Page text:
"an insurable interest which would have proved quite important and valuable to the sisters if the new convent had burned before actual demolition of the old one and the sisters had been forced to return to it. Thus, the old convent building still had a potential use for the sisters until its actual domolition."


For several reasons, we think the finding of pecuniary interest to the Sisters cannot be sustained upon the basis of the possibility that the newly occupied convent might be destroyed. In the first place, the possibility was so remote as to be almost negligible. Secondly, the series of contracts were all specifically enforceable, so that the Sisters would have had no right to reinhabit the old building. Third, the city's Building Inspector testified that under no circumstances would the Sisters have been allowed to reinhabit the old building until it was brought into conformity with the Building Code. Expert testimony placed the cost of required repairs at approximately $120,000, even before the building was stripped of fixtures, doors, windows, and plumbing and electrical equipment. It is unreasonable to believe that the Sisters, had their new convent been destroyed by fire, would have expended more than $120,000 to restore the deserted building to legally habitable use when insurance proceeds would have been available for replacement of the new building.


It is true that the Sisters had not formally transferred their legal title to the premises. But we have already pointed out that, under California law, the existence of insurance interest hinges on economic interests rather than upon naked legal title. In Smith v. Jim Dandy Markets, Inc., 172 F.2d 616 (9th Cir. 1949), the legal owner of a building sold all the equipment and supplies related to the building and leased the building itself. Our court, applying California law, held that the holder of the legal title had lost his insurable interest by operation of the contractual arrangements.


Results in other jurisdictions have been similar. In Leggio v. Millers Nat'l Ins. Co., 398 S.W.2d 607 (Tex.Civ.App. 1965), the owner of a building had given his lessee an option to demolish the building and replace it with a new structure. The building burned, and the court held that if the option had been effectively exercised before the fire, even though nothing had been done toward demolition, the owner no longer held a pecuniary interest and hence, had divested himself of insurable interest. Even more persuasive is a very recent case, Woodruff v. Southeastern Fire Ins. Co., 426 F.2d 555 (5th Cir. 1970). There, a contract for dismantling a building had been signed, and the dismantling work had begun when the building was destroyed by fire. Even though the building was to be reconstructed on another location and thus had some value to the owner, the court held that since it, as a standing building, was of no pecuniary value to the owner, he no longer had an insurable interest in it. The Fifth Circuit wrote:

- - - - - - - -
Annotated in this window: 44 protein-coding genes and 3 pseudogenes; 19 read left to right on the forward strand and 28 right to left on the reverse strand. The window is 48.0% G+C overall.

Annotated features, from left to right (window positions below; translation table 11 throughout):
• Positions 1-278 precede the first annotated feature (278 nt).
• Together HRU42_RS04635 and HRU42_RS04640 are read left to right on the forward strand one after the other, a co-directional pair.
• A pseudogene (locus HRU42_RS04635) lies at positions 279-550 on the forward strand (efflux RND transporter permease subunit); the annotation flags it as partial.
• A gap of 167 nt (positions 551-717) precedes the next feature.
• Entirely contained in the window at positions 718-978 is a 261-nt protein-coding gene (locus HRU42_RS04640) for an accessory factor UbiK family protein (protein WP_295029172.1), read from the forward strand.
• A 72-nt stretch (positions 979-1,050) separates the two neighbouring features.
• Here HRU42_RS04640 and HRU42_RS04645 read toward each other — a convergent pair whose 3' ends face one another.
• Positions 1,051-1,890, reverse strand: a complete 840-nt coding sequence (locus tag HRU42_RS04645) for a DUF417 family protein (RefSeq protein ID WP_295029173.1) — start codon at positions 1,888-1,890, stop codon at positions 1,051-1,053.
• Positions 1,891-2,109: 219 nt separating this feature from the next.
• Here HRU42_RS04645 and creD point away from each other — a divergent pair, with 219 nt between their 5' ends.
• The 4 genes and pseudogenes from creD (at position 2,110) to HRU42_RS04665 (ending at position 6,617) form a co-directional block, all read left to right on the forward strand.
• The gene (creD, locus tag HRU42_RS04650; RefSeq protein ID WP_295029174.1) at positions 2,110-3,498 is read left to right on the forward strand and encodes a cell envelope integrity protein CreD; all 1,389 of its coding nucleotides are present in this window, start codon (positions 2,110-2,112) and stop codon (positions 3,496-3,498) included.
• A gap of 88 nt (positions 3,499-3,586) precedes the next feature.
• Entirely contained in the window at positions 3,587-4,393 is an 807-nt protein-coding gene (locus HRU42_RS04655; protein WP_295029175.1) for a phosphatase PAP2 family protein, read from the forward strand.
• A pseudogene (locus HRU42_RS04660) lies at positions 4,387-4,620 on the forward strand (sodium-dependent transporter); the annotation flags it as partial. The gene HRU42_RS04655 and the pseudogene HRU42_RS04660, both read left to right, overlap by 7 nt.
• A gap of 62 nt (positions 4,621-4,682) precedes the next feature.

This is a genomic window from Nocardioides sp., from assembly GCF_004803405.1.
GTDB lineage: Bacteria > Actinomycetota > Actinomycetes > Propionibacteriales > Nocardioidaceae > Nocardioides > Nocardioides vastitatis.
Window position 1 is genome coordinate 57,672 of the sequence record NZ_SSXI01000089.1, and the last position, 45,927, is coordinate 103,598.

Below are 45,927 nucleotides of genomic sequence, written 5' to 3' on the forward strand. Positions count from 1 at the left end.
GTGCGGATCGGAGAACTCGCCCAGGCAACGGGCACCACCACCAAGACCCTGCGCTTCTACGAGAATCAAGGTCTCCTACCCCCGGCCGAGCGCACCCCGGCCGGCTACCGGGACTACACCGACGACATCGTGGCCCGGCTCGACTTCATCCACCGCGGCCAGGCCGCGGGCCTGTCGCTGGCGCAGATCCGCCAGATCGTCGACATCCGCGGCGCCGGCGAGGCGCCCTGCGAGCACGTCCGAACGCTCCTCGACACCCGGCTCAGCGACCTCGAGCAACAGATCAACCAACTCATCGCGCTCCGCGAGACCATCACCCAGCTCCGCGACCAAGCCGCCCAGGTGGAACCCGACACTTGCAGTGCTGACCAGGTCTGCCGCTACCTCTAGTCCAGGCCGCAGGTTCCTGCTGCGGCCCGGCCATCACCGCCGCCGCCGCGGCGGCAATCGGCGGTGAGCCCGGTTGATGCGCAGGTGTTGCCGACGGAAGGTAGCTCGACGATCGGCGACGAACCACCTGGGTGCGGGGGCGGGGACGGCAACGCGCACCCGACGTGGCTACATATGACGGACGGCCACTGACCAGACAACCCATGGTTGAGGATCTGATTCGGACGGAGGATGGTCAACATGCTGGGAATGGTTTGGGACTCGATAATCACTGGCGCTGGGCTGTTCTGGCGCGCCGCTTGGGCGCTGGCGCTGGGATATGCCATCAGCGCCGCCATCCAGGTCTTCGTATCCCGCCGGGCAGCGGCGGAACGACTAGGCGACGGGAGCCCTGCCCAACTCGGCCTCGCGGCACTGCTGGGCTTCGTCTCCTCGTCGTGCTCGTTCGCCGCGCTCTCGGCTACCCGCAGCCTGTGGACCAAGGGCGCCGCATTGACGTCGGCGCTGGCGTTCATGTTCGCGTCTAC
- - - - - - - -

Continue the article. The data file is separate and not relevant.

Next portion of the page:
"Fire insurance policies are, of course, carefully prepared and written in the light of the many interpretations of various clauses and provisions over a long period of time. However, in no case brought to our attention or which our research has disclosed has coverage been held to continue after such radical changes, both in the interest of the insured and in the use and occupancy of the building, had resulted in a complete and permanent abandonment of any use of the structure as a building. Those changes had caused the structure to cease to exist as a part of the premises or real property and to become personalty, no more than building materials, albeit retaining the outward hull or form of a building. For any use at the location to which the insurance was confined the building as such had ceased to exist before the fire occurred. There was never any contract to insure building materials."


Id. at 562.


Each of the foregoing three cases illustrates the principle, adopted by statute in California, that it is the interest of the insured, not the building, that is the real subject of fire insurance.1 Cf. Continental Ins. Co. of New York v. Cotten, 427 F.2d 48 (9th Cir. 1970).


The trial court waved aside the fact that the new convent had been received and occupied by the Sisters, referring to it as a "collateral benefit" that could have no effect on the supposed insurance obligation. The court cited Hughes v. Potomac Ins. Co., 199 Cal.App. 2d 239, 18 Cal.Rptr. 650 (1962), for this proposition. The "collateral benefit" rule deals with nothing more than the effect of overlapping indemnities for a particular loss. Hughes and the cases therein cited simply hold that an insurer is liable for the full loss despite the fact that indemnification after the loss was made by a third party. In contrast, the new convent built by the Bishop in the present case did not operate to relieve the Sisters from a loss, but instead was only one element of transactions which, as a whole, prevented the Sisters from suffering any loss in the first place.


Upon remand, the complaint will be dismissed.2





We note that the insurance policy contains a "Debris Removal Clause," under which the Sisters might have sought recovery of any expense incurred by them in removing the fire's remains. Their complaint, however, contains no specific reference to any such loss, nor does the District Court's pre-trial order. From this, and from the fact that the judgment was based solely upon the supposed value of the standing building, we must infer that the Sisters, because of the contracts with the Bishop and the contractor, incurred no such expense


Royal argues that the same result would be compelled in this case if we were to focus only upon the question of damages, assuming that the Sisters had retained an insurable interest in the property. It makes a compelling argument for the proposition that California courts would adopt what is known as the "broad evidence" test of damages, as that test was formulated in McAnarney v. Newark Fire Ins. Co., 247 N.Y. 176, 159 N.E. 902 (1928). Under that test, the court would look at all of the economic realities of a situation rather than simply computing the cost of replacement less depreciation, as was done here. Doing so, the conclusion here would necessarily be that the old convent had no actual cash valueSee Board of Education of Hancock County v. Hartford Fire Ins. Co., 124 W.Va. 163, 19 S.E.2d 448 (1942). We need not now speculate as to the test which California might have applied. Nor do we reach the contentions that the Sisters, by their neglect of the building, were responsible for the fire or that the trial court erred in awarding interest on the judgment from the time of the filing of the claim.